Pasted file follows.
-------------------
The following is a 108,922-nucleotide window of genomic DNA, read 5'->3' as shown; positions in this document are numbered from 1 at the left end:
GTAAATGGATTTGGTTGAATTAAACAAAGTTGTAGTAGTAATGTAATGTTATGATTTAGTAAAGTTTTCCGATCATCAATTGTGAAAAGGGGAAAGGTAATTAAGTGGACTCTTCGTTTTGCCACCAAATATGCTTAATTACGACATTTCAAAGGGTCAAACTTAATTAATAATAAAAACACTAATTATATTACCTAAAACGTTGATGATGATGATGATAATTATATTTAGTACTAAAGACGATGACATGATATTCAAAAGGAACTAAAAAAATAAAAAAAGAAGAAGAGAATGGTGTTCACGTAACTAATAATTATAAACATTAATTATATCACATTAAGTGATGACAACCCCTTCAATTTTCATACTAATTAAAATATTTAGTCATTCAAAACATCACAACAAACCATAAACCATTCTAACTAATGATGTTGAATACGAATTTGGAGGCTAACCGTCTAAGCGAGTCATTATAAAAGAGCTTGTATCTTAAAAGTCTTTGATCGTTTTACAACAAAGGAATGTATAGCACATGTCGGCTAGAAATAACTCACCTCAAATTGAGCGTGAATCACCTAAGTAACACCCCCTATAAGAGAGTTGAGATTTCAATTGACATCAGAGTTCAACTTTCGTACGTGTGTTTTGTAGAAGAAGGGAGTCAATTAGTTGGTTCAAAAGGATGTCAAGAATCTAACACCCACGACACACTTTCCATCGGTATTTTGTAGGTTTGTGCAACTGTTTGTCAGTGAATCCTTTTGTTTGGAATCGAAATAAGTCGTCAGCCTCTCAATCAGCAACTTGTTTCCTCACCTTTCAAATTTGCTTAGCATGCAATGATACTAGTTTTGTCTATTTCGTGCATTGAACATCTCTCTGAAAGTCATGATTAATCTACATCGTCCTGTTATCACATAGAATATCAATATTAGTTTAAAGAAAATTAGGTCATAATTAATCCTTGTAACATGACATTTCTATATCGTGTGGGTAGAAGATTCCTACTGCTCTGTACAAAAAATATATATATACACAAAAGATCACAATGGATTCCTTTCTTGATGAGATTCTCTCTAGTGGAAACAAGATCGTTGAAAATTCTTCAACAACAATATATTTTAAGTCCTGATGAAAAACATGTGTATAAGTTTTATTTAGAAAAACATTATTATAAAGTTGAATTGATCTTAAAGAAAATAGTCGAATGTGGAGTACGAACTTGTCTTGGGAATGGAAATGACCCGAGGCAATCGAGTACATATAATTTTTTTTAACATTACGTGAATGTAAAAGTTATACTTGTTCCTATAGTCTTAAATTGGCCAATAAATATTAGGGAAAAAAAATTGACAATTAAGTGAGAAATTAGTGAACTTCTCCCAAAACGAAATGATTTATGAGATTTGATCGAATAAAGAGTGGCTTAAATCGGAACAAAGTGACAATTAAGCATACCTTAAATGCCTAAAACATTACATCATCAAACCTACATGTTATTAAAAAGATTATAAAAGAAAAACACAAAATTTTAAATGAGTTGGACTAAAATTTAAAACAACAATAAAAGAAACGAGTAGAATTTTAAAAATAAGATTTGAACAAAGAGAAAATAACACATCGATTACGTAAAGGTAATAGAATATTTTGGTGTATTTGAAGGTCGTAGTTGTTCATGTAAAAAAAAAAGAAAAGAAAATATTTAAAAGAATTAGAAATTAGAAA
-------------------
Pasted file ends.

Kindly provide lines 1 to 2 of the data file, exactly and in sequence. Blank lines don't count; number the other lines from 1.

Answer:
The following is a 108,922-nucleotide window of genomic DNA, read 5'->3' as shown; positions in this document are numbered from 1 at the left end:
GTAAATGGATTTGGTTGAATTAAACAAAGTTGTAGTAGTAATGTAATGTTATGATTTAGTAAAGTTTTCCGATCATCAATTGTGAAAAGGGGAAAGGTAATTAAGTGGACTCTTCGTTTTGCCACCAAATATGCTTAATTACGACATTTCAAAGGGTCAAACTTAATTAATAATAAAAACACTAATTATATTACCTAAAACGTTGATGATGATGATGATAATTATATTTAGTACTAAAGACGATGACATGATATTCAAAAGGAACTAAAAAAATAAAAAAAGAAGAAGAGAATGGTGTTCACGTAACTAATAATTATAAACATTAATTATATCACATTAAGTGATGACAACCCCTTCAATTTTCATACTAATTAAAATATTTAGTCATTCAAAACATCACAACAAACCATAAACCATTCTAACTAATGATGTTGAATACGAATTTGGAGGCTAACCGTCTAAGCGAGTCATTATAAAAGAGCTTGTATCTTAAAAGTCTTTGATCGTTTTACAACAAAGGAATGTATAGCACATGTCGGCTAGAAATAACTCACCTCAAATTGAGCGTGAATCACCTAAGTAACACCCCCTATAAGAGAGTTGAGATTTCAATTGACATCAGAGTTCAACTTTCGTACGTGTGTTTTGTAGAAGAAGGGAGTCAATTAGTTGGTTCAAAAGGATGTCAAGAATCTAACACCCACGACACACTTTCCATCGGTATTTTGTAGGTTTGTGCAACTGTTTGTCAGTGAATCCTTTTGTTTGGAATCGAAATAAGTCGTCAGCCTCTCAATCAGCAACTTGTTTCCTCACCTTTCAAATTTGCTTAGCATGCAATGATACTAGTTTTGTCTATTTCGTGCATTGAACATCTCTCTGAAAGTCATGATTAATCTACATCGTCCTGTTATCACATAGAATATCAATATTAGTTTAAAGAAAATTAGGTCATAATTAATCCTTGTAACATGACATTTCTATATCGTGTGGGTAGAAGATTCCTACTGCTCTGTACAAAAAATATATATATACACAAAAGATCACAATGGATTCCTTTCTTGATGAGATTCTCTCTAGTGGAAACAAGATCGTTGAAAATTCTTCAACAACAATATATTTTAAGTCCTGATGAAAAACATGTGTATAAGTTTTATTTAGAAAAACATTATTATAAAGTTGAATTGATCTTAAAGAAAATAGTCGAATGTGGAGTACGAACTTGTCTTGGGAATGGAAATGACCCGAGGCAATCGAGTACATATAATTTTTTTTAACATTACGTGAATGTAAAAGTTATACTTGTTCCTATAGTCTTAAATTGGCCAATAAATATTAGGGAAAAAAAATTGACAATTAAGTGAGAAATTAGTGAACTTCTCCCAAAACGAAATGATTTATGAGATTTGATCGAATAAAGAGTGGCTTAAATCGGAACAAAGTGACAATTAAGCATACCTTAAATGCCTAAAACATTACATCATCAAACCTACATGTTATTAAAAAGATTATAAAAGAAAAACACAAAATTTTAAATGAGTTGGACTAAAATTTAAAACAACAATAAAAGAAACGAGTAGAATTTTAAAAATAAGATTTGAACAAAGAGAAAATAACACATCGATTACGTAAAGGTAATAGAATATTTTGGTGTATTTGAAGGTCGTAGTTGTTCATGTAAAAAAAAAAGAAAAGAAAATATTTAAAAGAATTAGAAATTAGAAA